How is Dubai preparing for the World Expo 2020?
Over the past few years, Dubai's economy has become closely aligned with its tourism industry - a sector that has enjoyed healthy growth - but has recently started to ally itself to the progress of the World Expo 2020.
The emirate's tourism and hospitality sectors will face new opportunities and challenges over the course of the next five years, but the advantages of hosting the event far outweigh any of the hurdles Dubai may face.
Organisers behind the 2020 Expo hit the ground running as soon as it was revealed their theme of "Connecting Minds, Creating the Future" had won. They wasted no time in drawing up plans that would strengthen the region's infrastructure in preparation for hosting the six-month extravaganza.
Najeeb Mohammad Saleh, head of the planning research section in the planning department at Dubai Municipality, told Gulf News: "When we started to prepare the plan, we first took into consideration how the city is going to grow and what its growth rate would be.
"We looked at three different scenarios - low, medium and rapid. We have adopted the medium-growth scenario, and expect the population by 2020 to be about 2.8 million."
Here are a few projects that are currently underway, or are in the pipeline, which will help to increase the volume of tourists that visit Dubai every year.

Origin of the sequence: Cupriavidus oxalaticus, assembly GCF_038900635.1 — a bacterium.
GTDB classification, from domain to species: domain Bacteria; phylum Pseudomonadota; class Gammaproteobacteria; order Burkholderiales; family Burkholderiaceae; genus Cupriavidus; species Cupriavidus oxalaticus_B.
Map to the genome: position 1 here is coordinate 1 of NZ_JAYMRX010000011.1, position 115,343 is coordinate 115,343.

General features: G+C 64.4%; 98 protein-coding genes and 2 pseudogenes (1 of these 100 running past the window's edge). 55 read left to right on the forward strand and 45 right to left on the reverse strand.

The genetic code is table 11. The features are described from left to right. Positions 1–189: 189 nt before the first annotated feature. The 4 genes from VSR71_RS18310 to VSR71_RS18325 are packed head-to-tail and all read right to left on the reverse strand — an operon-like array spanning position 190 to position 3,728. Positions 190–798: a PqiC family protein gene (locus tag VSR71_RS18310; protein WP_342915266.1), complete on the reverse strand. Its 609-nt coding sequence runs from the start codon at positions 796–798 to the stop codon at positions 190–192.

Mohammad Bin Rashid Al Maktoum Solar Park
To put the Expo's theme into practice, Dubai is ensuring that it looks after future generations by investing in solar energy. A new plant will be installed at Al Maktoum International Airport, which would limit the hub's carbon footprint and help to power other places in the emirate.
While not directly affecting the tourists that arrive at the airport, it does mean that that environmental impact of their visit will reduce significantly. People landing in Dubai are sure to appreciate the efforts the region is taking to live the ethos of the Expo 2020.
Dubai Canal Project
This month, work is set to begin on a Venice-like canal project that will cost an enormous AED150 million (£27.7 million) and be completed by October 2016.
Falcon Island will have a central canal that has been described as a "little piece of Venice in the Middle East" by the company behind its design. It is to be powered by innovative solar technologies and its hybrid district cooling systems will be responsible for temperature control.
The marine features of the man-made island will be a big part of its appeal, with China Harbour Engineering Company taking ownership of dredging the canal, landscaping private and public beaches, power, sewage, and road networks.
Located just off the Jumeirah Beach Residence, Bluewaters Island will be a mixed-used development that will be home to retail, residential, hospitality and entertainment zones.
Cherif Hosny, chief hospitality officer at Meraas Holding, the developer behind the project, said: "Bluewaters Island is a unique proposition that will enrich Dubai’s tourism offering."
It is to also feature a bespoke souk and a promenade that will boast al fresco restaurants and dining outlets serving visitors a wide range of cuisine. The market will be home to a mix of stores and have a food hall, selling fresh produce in a traditional setting.